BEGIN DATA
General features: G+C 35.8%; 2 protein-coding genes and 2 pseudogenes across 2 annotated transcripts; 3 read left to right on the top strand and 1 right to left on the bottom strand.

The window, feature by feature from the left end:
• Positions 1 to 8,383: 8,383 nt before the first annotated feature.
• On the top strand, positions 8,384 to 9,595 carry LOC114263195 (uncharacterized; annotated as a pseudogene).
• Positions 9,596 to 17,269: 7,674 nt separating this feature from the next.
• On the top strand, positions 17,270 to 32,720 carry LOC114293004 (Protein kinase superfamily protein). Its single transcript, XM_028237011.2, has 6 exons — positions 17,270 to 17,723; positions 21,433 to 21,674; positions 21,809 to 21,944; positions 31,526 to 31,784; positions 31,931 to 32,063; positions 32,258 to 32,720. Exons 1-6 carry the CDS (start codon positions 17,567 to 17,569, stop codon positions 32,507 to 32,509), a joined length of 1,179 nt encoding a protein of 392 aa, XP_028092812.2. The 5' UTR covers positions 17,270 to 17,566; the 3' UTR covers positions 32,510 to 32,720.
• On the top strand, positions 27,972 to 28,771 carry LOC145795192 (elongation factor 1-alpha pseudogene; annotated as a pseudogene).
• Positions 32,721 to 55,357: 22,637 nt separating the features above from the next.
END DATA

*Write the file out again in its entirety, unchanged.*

General features: G+C 35.8%; 2 protein-coding genes and 2 pseudogenes across 2 annotated transcripts; 3 read left to right on the top strand and 1 right to left on the bottom strand.

The window, feature by feature from the left end:
• Positions 1 to 8,383: 8,383 nt before the first annotated feature.
• On the top strand, positions 8,384 to 9,595 carry LOC114263195 (uncharacterized; annotated as a pseudogene).
• Positions 9,596 to 17,269: 7,674 nt separating this feature from the next.
• On the top strand, positions 17,270 to 32,720 carry LOC114293004 (Protein kinase superfamily protein). Its single transcript, XM_028237011.2, has 6 exons — positions 17,270 to 17,723; positions 21,433 to 21,674; positions 21,809 to 21,944; positions 31,526 to 31,784; positions 31,931 to 32,063; positions 32,258 to 32,720. Exons 1-6 carry the CDS (start codon positions 17,567 to 17,569, stop codon positions 32,507 to 32,509), a joined length of 1,179 nt encoding a protein of 392 aa, XP_028092812.2. The 5' UTR covers positions 17,270 to 17,566; the 3' UTR covers positions 32,510 to 32,720.
• On the top strand, positions 27,972 to 28,771 carry LOC145795192 (elongation factor 1-alpha pseudogene; annotated as a pseudogene).
• Positions 32,721 to 55,357: 22,637 nt separating the features above from the next.